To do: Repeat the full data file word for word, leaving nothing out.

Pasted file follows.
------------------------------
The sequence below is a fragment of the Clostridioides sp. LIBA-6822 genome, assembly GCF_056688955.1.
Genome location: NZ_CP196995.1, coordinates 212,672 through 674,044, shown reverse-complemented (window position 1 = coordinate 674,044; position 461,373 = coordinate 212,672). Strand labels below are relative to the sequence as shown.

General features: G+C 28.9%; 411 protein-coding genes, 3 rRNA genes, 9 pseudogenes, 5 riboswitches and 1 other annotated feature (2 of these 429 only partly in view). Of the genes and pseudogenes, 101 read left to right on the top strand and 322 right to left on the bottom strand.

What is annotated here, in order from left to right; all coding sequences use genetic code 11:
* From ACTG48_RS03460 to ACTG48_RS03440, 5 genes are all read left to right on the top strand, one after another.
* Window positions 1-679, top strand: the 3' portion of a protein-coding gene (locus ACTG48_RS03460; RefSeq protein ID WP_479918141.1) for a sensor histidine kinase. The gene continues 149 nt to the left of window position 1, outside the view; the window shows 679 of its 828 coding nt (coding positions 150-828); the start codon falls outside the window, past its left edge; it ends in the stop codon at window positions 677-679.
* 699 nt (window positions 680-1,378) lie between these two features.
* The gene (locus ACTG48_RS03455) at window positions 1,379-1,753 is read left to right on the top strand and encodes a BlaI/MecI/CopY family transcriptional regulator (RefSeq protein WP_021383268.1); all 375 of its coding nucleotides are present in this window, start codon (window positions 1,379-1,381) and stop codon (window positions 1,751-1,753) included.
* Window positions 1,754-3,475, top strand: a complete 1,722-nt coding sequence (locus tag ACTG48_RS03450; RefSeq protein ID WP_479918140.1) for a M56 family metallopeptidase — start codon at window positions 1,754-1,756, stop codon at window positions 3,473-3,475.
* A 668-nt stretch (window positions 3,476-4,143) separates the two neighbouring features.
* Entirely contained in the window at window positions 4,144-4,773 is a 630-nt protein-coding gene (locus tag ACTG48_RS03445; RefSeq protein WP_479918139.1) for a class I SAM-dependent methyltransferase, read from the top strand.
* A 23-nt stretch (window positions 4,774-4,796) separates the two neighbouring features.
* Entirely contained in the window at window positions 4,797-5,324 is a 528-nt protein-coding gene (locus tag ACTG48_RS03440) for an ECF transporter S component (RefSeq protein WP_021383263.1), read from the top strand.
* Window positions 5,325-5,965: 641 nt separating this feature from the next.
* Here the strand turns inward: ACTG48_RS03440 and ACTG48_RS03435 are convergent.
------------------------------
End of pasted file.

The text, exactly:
The sequence below is a fragment of the Clostridioides sp. LIBA-6822 genome, assembly GCF_056688955.1.
Genome location: NZ_CP196995.1, coordinates 212,672 through 674,044, shown reverse-complemented (window position 1 = coordinate 674,044; position 461,373 = coordinate 212,672). Strand labels below are relative to the sequence as shown.

General features: G+C 28.9%; 411 protein-coding genes, 3 rRNA genes, 9 pseudogenes, 5 riboswitches and 1 other annotated feature (2 of these 429 only partly in view). Of the genes and pseudogenes, 101 read left to right on the top strand and 322 right to left on the bottom strand.

What is annotated here, in order from left to right; all coding sequences use genetic code 11:
* From ACTG48_RS03460 to ACTG48_RS03440, 5 genes are all read left to right on the top strand, one after another.
* Window positions 1-679, top strand: the 3' portion of a protein-coding gene (locus ACTG48_RS03460; RefSeq protein ID WP_479918141.1) for a sensor histidine kinase. The gene continues 149 nt to the left of window position 1, outside the view; the window shows 679 of its 828 coding nt (coding positions 150-828); the start codon falls outside the window, past its left edge; it ends in the stop codon at window positions 677-679.
* 699 nt (window positions 680-1,378) lie between these two features.
* The gene (locus ACTG48_RS03455) at window positions 1,379-1,753 is read left to right on the top strand and encodes a BlaI/MecI/CopY family transcriptional regulator (RefSeq protein WP_021383268.1); all 375 of its coding nucleotides are present in this window, start codon (window positions 1,379-1,381) and stop codon (window positions 1,751-1,753) included.
* Window positions 1,754-3,475, top strand: a complete 1,722-nt coding sequence (locus tag ACTG48_RS03450; RefSeq protein ID WP_479918140.1) for a M56 family metallopeptidase — start codon at window positions 1,754-1,756, stop codon at window positions 3,473-3,475.
* A 668-nt stretch (window positions 3,476-4,143) separates the two neighbouring features.
* Entirely contained in the window at window positions 4,144-4,773 is a 630-nt protein-coding gene (locus tag ACTG48_RS03445; RefSeq protein WP_479918139.1) for a class I SAM-dependent methyltransferase, read from the top strand.
* A 23-nt stretch (window positions 4,774-4,796) separates the two neighbouring features.
* Entirely contained in the window at window positions 4,797-5,324 is a 528-nt protein-coding gene (locus tag ACTG48_RS03440) for an ECF transporter S component (RefSeq protein WP_021383263.1), read from the top strand.
* Window positions 5,325-5,965: 641 nt separating this feature from the next.
* Here the strand turns inward: ACTG48_RS03440 and ACTG48_RS03435 are convergent.